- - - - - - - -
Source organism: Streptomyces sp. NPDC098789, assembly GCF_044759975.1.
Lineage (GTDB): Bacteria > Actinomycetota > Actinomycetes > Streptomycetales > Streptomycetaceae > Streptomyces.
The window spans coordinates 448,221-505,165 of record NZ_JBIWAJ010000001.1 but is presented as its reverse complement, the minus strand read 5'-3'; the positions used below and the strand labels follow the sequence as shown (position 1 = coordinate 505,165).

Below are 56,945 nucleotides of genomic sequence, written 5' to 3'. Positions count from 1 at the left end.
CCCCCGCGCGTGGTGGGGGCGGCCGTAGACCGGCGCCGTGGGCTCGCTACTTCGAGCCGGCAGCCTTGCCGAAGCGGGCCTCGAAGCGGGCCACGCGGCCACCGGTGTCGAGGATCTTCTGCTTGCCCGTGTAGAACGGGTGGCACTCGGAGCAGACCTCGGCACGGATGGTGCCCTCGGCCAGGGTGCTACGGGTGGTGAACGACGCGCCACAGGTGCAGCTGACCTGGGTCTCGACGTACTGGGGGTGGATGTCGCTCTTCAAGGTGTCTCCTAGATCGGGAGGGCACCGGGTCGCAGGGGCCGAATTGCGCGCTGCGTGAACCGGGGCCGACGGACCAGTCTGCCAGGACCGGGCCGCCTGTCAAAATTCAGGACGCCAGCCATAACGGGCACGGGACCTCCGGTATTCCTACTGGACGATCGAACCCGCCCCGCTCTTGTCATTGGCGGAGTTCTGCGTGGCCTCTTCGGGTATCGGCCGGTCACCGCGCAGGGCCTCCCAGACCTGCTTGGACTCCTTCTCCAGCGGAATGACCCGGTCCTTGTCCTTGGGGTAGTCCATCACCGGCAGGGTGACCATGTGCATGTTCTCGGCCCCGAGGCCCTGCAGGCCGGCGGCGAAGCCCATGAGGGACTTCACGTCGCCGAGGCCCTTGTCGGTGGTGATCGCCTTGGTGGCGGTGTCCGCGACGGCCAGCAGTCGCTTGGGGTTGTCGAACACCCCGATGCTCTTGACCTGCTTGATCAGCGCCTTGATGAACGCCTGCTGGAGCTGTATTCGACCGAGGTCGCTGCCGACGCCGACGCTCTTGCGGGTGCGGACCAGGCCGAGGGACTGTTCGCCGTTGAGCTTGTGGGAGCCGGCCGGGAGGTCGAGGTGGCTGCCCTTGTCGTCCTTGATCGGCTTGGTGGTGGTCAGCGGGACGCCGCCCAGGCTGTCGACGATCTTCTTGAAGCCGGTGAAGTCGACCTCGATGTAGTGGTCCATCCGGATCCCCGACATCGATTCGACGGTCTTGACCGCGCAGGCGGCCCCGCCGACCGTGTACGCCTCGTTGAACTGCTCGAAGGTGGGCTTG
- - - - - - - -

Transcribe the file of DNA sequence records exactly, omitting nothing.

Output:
Source organism: Streptomyces sp. NPDC098789, assembly GCF_044759975.1.
Lineage (GTDB): Bacteria > Actinomycetota > Actinomycetes > Streptomycetales > Streptomycetaceae > Streptomyces.
The window spans coordinates 448,221-505,165 of record NZ_JBIWAJ010000001.1 but is presented as its reverse complement, the minus strand read 5'-3'; the positions used below and the strand labels follow the sequence as shown (position 1 = coordinate 505,165).

Below are 56,945 nucleotides of genomic sequence, written 5' to 3'. Positions count from 1 at the left end.
CCCCCGCGCGTGGTGGGGGCGGCCGTAGACCGGCGCCGTGGGCTCGCTACTTCGAGCCGGCAGCCTTGCCGAAGCGGGCCTCGAAGCGGGCCACGCGGCCACCGGTGTCGAGGATCTTCTGCTTGCCCGTGTAGAACGGGTGGCACTCGGAGCAGACCTCGGCACGGATGGTGCCCTCGGCCAGGGTGCTACGGGTGGTGAACGACGCGCCACAGGTGCAGCTGACCTGGGTCTCGACGTACTGGGGGTGGATGTCGCTCTTCAAGGTGTCTCCTAGATCGGGAGGGCACCGGGTCGCAGGGGCCGAATTGCGCGCTGCGTGAACCGGGGCCGACGGACCAGTCTGCCAGGACCGGGCCGCCTGTCAAAATTCAGGACGCCAGCCATAACGGGCACGGGACCTCCGGTATTCCTACTGGACGATCGAACCCGCCCCGCTCTTGTCATTGGCGGAGTTCTGCGTGGCCTCTTCGGGTATCGGCCGGTCACCGCGCAGGGCCTCCCAGACCTGCTTGGACTCCTTCTCCAGCGGAATGACCCGGTCCTTGTCCTTGGGGTAGTCCATCACCGGCAGGGTGACCATGTGCATGTTCTCGGCCCCGAGGCCCTGCAGGCCGGCGGCGAAGCCCATGAGGGACTTCACGTCGCCGAGGCCCTTGTCGGTGGTGATCGCCTTGGTGGCGGTGTCCGCGACGGCCAGCAGTCGCTTGGGGTTGTCGAACACCCCGATGCTCTTGACCTGCTTGATCAGCGCCTTGATGAACGCCTGCTGGAGCTGTATTCGACCGAGGTCGCTGCCGACGCCGACGCTCTTGCGGGTGCGGACCAGGCCGAGGGACTGTTCGCCGTTGAGCTTGTGGGAGCCGGCCGGGAGGTCGAGGTGGCTGCCCTTGTCGTCCTTGATCGGCTTGGTGGTGGTCAGCGGGACGCCGCCCAGGCTGTCGACGATCTTCTTGAAGCCGGTGAAGTCGACCTCGATGTAGTGGTCCATCCGGATCCCCGACATCGATTCGACGGTCTTGACCGCGCAGGCGGCCCCGCCGACCGTGTACGCCTCGTTGAACTGCTCGAAGGTGGGCTTG